Small Business Administration officials are touring the country to solicit public comment on the so-called 51% rule, which precludes institutionally controlled companies from receiving federal Small Business Innovation (SBIR) grants.
“This is the best chance for venture capitalists and VC-backed companies to band together in opposition to this rule, because it really could end up going either way,” says an SBIR program manager who declined to be named. “Those in favor of keeping the 51% rule are definitely showing up.” The 11-stop caravan began in Seattle on June 2 and will conclude in Los Angeles on June 29.
A company must be majority-owned (51%-plus) by so-called “individuals,” so as to avoid big drug or defense companies from setting up small subsidiaries to receive SBIR funding.
Supporters of the restriction say that companies with deep-pocketed owners don’t need extra funding on the federal dime, but VCs insist that SBIR grants help finance high-risk, off-platform innovation that VCs themselves are unwilling to back.
Historically, VC-controlled companies have been considered eligible, since the firms were viewed as partnerships comprised of individuals.
In January 2001, however, an Administrative Law Judge ruled that an SBIR award applicant named CBR Laboratories Inc. was owned by a non-individual entity. The ruling didn’t seem to have much effect until 2003, when it was applied to another SBIR award applicant named Congentix Inc., which was controlled by such VC firms as A.M. Pappas & Associates and MDS Health Ventures. From that point on, VC-controlled companies have been officially banned from receiving SBIR grants.
“The regulation speaks for itself,” says Edsel Brown, associate administrator for the Small Business Administration’s Office of Technology. “Each of the 11 SBIR agencies is a little different, but the SBIR policy directive is supposed to provide uniformity.”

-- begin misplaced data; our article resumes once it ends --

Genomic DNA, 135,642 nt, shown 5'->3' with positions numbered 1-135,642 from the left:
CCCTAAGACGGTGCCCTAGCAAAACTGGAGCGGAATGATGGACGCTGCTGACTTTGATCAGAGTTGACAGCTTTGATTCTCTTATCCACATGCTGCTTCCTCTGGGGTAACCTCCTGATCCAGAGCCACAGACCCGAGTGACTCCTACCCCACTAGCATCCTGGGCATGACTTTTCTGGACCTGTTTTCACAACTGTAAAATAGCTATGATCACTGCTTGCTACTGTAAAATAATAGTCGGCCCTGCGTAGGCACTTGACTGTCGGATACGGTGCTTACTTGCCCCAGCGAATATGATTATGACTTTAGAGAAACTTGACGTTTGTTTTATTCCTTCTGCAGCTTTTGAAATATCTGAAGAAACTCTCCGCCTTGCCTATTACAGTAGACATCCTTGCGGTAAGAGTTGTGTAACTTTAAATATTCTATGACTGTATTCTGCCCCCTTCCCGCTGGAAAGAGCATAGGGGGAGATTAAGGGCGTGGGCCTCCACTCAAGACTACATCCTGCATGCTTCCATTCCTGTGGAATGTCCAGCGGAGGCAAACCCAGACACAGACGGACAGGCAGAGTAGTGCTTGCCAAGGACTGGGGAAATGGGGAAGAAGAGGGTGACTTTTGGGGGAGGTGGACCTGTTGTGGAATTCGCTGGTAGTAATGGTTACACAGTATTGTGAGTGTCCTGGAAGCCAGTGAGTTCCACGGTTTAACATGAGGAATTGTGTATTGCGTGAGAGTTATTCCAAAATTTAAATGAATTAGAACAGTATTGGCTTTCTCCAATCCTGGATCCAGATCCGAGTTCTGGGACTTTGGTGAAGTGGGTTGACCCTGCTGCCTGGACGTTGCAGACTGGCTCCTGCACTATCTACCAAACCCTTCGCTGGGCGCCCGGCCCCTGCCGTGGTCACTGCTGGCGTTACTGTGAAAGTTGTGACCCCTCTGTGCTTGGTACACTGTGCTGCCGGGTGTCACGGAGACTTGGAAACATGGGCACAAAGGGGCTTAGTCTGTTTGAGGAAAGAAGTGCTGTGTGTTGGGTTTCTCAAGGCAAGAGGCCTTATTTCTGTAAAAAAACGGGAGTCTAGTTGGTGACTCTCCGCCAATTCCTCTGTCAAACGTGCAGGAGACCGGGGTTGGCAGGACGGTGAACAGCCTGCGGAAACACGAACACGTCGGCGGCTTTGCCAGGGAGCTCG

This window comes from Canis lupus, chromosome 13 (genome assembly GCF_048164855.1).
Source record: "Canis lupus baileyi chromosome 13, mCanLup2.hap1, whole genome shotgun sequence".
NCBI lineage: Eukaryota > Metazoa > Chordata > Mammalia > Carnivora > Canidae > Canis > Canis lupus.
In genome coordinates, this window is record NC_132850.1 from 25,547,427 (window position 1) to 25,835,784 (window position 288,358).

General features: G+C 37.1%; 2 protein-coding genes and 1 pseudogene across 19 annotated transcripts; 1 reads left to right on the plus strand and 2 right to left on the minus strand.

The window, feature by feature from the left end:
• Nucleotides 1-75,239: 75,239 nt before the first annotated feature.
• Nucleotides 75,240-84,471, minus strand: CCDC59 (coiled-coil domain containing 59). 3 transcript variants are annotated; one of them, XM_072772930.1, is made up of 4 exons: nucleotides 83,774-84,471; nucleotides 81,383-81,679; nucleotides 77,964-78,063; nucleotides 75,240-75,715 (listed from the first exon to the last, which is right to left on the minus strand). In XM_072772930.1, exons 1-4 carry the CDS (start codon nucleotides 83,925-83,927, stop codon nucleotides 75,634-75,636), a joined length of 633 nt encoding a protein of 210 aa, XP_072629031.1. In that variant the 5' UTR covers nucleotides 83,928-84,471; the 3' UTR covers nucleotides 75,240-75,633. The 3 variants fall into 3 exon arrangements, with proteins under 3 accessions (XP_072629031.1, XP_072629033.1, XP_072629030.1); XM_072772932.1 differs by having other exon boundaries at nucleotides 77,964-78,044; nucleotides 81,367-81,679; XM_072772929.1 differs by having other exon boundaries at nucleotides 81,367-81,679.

In reality, however, no such uniformity exists. Both the CBR and Congentix cases involved the National Institutes of Health (NIH), so that agency has been steadfast in not awarding grants to companies on the wrong side of the 51% rule (as evidenced by a review of 2005 NIH SBIR awards with data supplied by Thomson Venture Economics, publisher of PE Week).
Most other agencies, however, have ignored the restriction, or at least continue to interpret VC partnerships as “individuals,” rather than as the collection of institutions that actually fund VC firms. This has been of particular import to several VC-controlled companies in the defense market, since SBIR grant approval often results in an automatic bypass of DOD procurement protocol.
Most VC-backed life sciences companies, however, remain unable to access SBIR grants while the current 51% rule is in place.
“I’m coming at this from a right-wing perspective, but, were I in charge, I’d remove the 51% rule and … increase the overall amount of SBIR funding available,” says Jack Biddle, co-founder and general partner of Bethesda, Md.-based Novak Biddle Venture Partners. “It seems to me that companies unable to get VC funding are precisely the companies that the government shouldn’t want to back.”
Biddle endorses a complete removal of the SBIR “individual” language, as does the National Venture Capital Association. Some other VCs, however, feel that there perhaps should be some form of means-testing.
Rodney Ferguson, co-head of health care investing for JPMorgan Partners, says that one solution could be to make VC-backed companies ineligible if they’ve raised more than $40 million or $50 million.
Arthur Klausner, a venture partner with A.M. Pappas & Associates, suggests that a better metric might be cash on hand at the time of SBIR application.
But Brown of the SBA believes that any change will likely be all or nothing. He notes that several middle-ground proposals have come up over the past two years without gaining much traction. He adds that his organization probably won’t act before early next year, although a congressional act could take it out of the SBA’s hands.
Certain politicians had discussed raising the issue last year (based, in part, on an earlier SBA comment period), but ultimately took no action.